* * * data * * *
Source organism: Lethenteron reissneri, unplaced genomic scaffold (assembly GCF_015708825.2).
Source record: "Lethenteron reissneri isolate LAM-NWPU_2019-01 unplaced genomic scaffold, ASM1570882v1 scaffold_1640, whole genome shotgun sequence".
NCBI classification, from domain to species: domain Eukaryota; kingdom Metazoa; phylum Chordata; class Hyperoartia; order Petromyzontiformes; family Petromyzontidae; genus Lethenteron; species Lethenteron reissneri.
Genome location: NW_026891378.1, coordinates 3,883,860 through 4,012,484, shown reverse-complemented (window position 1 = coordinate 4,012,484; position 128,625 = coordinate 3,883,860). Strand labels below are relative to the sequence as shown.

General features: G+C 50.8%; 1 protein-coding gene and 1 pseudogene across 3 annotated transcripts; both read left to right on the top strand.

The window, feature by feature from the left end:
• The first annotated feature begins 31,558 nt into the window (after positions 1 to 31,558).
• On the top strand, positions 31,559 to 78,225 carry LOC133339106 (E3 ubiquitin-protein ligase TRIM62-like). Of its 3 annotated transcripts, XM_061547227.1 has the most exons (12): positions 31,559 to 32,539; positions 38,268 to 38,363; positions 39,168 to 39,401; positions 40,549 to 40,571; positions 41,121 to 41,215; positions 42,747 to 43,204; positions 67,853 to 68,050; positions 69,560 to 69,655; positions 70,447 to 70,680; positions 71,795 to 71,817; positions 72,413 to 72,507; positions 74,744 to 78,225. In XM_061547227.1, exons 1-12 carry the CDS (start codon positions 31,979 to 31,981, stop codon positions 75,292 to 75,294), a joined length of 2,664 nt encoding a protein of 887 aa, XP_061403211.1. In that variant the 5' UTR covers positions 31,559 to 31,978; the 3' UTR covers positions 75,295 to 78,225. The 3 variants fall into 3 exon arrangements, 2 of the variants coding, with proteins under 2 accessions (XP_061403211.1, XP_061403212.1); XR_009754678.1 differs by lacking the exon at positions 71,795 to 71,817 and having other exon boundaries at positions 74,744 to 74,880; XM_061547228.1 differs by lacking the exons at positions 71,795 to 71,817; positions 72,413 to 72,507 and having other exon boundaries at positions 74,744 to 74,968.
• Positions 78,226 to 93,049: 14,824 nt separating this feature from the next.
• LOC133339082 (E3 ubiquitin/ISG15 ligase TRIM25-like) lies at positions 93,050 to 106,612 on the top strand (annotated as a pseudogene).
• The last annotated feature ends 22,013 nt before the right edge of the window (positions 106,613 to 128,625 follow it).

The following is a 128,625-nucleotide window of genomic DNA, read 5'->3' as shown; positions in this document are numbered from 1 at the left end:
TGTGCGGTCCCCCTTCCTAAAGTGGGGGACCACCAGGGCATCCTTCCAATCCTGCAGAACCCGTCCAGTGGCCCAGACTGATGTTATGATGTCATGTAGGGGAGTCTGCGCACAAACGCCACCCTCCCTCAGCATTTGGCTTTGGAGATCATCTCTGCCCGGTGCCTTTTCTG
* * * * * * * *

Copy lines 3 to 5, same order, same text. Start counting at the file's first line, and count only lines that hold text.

NCBI classification, from domain to species: domain Eukaryota; kingdom Metazoa; phylum Chordata; class Hyperoartia; order Petromyzontiformes; family Petromyzontidae; genus Lethenteron; species Lethenteron reissneri.
Genome location: NW_026891378.1, coordinates 3,883,860 through 4,012,484, shown reverse-complemented (window position 1 = coordinate 4,012,484; position 128,625 = coordinate 3,883,860). Strand labels below are relative to the sequence as shown.

General features: G+C 50.8%; 1 protein-coding gene and 1 pseudogene across 3 annotated transcripts; both read left to right on the top strand.